The above things I list (“ops” things) are application-specific. Monitoring, troubleshooting, capacity planning, deployment…isn’t just driven by CPU, memory, disk, and network levels measured within pre-defined windows; it’s those things within the *context* of the application. If a service provider has enough in-depth knowledge about my application to perform the above list within the right context, they’re not service providers, they’re *consultants”.
Roland: dead wrong, and missing the point.
1. There is no such thing as fire and forget infrastructure.
2. Refining application and systems architecture through growth requires the attention of humans qualified by their experience with it and its components, and this cannot be replaced by a faceless Level III Linux Technical Support Engineer who changes every 8 hours.
If there were such fantastic, mythical gifts from the gods as fire and forget infrastructure to be had, then my phone wouldn’t be ringing every month with calls from people who have hit EC2 instance IO limits and don’t know what to do about it.
If you believe platooning systems engineers is a good idea, you have probably never talked to someone who has had a master InnoDB partition destroyed by one of them who “noticed mysql was down” and “tried to restart it for you” while an index rebuild was in progress. That’s an extreme — but very real — example. This wasn’t a tape monkey. This was a senior “consultant” on a very high profile hosting company’s engineering support staff.
And no, “admin-type” coding, isn’t going away. There will be no de facto (though plenty of du jour) “standards” in the monitoring marketplace. Do you honestly think there’s going to be an instrumentation specification implemented consistently across Java, Ruby, Python and PHP? Because that would be a requirement. Dream on — better yet, go work on making it a reality. But it’s not happening anytime soon. Provisioning? Provisioning WHAT? WHEN? HOW MUCH? And please, do not try and give us that “just in time” / “on demand” crap. Its only on time if its already online when you need it. If you’re looking at your production systems load and thinking “wow, we need more X, Y and Z let’s go deploy a bunch of additional instances!” then you’ve suffered a failure in operations already, because enough X, Y and Z would have already been there if someone qualified and possessing the requisite application-specific domain expertise were paying attention to operations. Meanwhile your cloud is being blown away by the sudden uptick, and failing in manners wholly indistinguishable from a traditional bunch of dedicated racks, as far as your management and customers are concerned.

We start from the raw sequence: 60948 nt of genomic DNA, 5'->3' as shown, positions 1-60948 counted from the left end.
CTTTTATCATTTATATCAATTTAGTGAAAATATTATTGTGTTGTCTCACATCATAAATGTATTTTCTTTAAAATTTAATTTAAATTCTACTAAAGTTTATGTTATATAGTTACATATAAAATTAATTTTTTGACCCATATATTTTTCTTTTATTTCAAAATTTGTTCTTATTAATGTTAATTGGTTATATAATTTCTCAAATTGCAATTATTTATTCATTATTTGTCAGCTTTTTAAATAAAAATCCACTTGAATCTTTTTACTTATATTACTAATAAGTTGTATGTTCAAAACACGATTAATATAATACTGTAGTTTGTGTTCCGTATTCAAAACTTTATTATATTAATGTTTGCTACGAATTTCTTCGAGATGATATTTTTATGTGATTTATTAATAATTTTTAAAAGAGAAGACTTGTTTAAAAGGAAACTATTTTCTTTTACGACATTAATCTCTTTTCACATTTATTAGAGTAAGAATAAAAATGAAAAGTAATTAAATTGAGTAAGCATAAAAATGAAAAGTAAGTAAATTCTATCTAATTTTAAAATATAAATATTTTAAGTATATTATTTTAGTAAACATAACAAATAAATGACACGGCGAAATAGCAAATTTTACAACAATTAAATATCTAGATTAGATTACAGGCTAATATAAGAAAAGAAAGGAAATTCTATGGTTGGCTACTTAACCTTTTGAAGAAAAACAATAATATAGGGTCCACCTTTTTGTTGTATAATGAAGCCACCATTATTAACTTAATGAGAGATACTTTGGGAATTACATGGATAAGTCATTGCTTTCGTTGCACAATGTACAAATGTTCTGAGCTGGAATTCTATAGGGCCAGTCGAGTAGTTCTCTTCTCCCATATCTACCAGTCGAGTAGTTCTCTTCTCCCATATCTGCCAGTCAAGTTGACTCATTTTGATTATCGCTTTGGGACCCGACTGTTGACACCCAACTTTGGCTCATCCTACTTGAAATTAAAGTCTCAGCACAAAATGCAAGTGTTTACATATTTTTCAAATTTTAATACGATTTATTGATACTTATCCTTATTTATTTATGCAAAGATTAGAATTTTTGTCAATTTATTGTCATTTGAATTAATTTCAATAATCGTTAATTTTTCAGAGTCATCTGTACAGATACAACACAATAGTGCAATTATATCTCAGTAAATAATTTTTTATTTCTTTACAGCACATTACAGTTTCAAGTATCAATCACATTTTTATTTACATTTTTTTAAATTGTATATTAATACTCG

So, OPS is going away? Sure. Sales is going away too. And HR. And Marketing. And Finance. And there are rainbows in the heavens with unicorns dancing on them. Yup.
I can see why a guy like John would get ticked off whenever some jackass cargo-cults the notion. It’s ludicrous.
Chris Siebenmann recently wrote a very interesting related post about the ‘death of the sysadmin’: http://utcc.utoronto.ca/~cks/space/blog/sysadmin/SysadminDeath
I think the serious purple who talk about NoOps are referring to Ops as a separate organizational entity, not to Ops as a set of functions.
Paul: that is my understanding, as well.
The term still sucks. I don’t use ‘operations’ solely as an organizational term, I use it to indicate domain knowledge, experience, and a set of skills that are specific to a field. I suspect many people do.
A startup requiring all design to come from development wouldn’t say that they’re practicing ‘NoDesign’ or ‘NoDev’. It’s a ridiculous term.
Awesome post. Great description of ‘Ops’. ‘Devs’ also experience something similar – if you write code as a career there will always be someone who says “can you fix my pc?”
In the development nirvana to come, the least talented developer will be the one responsible for managing the production environment. The most talented developers will focus *rightly* on writing code. Those that are less productive and skilled will do “lesser” tasks that would have traditionally fallen to operations. The pecking order so crucial to maintaining the developer ego will thus be fulfilled anew. Or Cisco could start selling servers along with their network gear and provide a complete datacenter for a low, low price . . . oh wait, nevermind.